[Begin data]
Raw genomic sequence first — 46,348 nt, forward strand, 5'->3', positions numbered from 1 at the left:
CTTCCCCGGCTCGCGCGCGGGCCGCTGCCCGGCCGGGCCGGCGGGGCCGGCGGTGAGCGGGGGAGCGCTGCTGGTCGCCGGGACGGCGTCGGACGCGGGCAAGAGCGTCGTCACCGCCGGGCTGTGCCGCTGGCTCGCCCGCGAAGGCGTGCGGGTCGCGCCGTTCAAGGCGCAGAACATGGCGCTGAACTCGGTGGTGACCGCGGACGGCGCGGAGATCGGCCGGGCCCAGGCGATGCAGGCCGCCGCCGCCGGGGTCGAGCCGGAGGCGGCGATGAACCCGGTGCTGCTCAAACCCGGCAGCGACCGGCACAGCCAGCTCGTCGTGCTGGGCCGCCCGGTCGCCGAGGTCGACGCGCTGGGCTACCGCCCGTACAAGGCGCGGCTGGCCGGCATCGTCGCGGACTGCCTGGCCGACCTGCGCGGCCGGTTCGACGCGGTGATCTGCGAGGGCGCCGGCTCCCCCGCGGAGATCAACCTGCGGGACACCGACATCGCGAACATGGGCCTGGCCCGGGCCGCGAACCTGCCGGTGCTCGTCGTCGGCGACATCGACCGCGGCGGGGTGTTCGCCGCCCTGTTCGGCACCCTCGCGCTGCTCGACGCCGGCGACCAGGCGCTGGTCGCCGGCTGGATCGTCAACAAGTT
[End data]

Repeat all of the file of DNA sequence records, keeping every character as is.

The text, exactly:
Raw genomic sequence first — 46,348 nt, forward strand, 5'->3', positions numbered from 1 at the left:
CTTCCCCGGCTCGCGCGCGGGCCGCTGCCCGGCCGGGCCGGCGGGGCCGGCGGTGAGCGGGGGAGCGCTGCTGGTCGCCGGGACGGCGTCGGACGCGGGCAAGAGCGTCGTCACCGCCGGGCTGTGCCGCTGGCTCGCCCGCGAAGGCGTGCGGGTCGCGCCGTTCAAGGCGCAGAACATGGCGCTGAACTCGGTGGTGACCGCGGACGGCGCGGAGATCGGCCGGGCCCAGGCGATGCAGGCCGCCGCCGCCGGGGTCGAGCCGGAGGCGGCGATGAACCCGGTGCTGCTCAAACCCGGCAGCGACCGGCACAGCCAGCTCGTCGTGCTGGGCCGCCCGGTCGCCGAGGTCGACGCGCTGGGCTACCGCCCGTACAAGGCGCGGCTGGCCGGCATCGTCGCGGACTGCCTGGCCGACCTGCGCGGCCGGTTCGACGCGGTGATCTGCGAGGGCGCCGGCTCCCCCGCGGAGATCAACCTGCGGGACACCGACATCGCGAACATGGGCCTGGCCCGGGCCGCGAACCTGCCGGTGCTCGTCGTCGGCGACATCGACCGCGGCGGGGTGTTCGCCGCCCTGTTCGGCACCCTCGCGCTGCTCGACGCCGGCGACCAGGCGCTGGTCGCCGGCTGGATCGTCAACAAGTT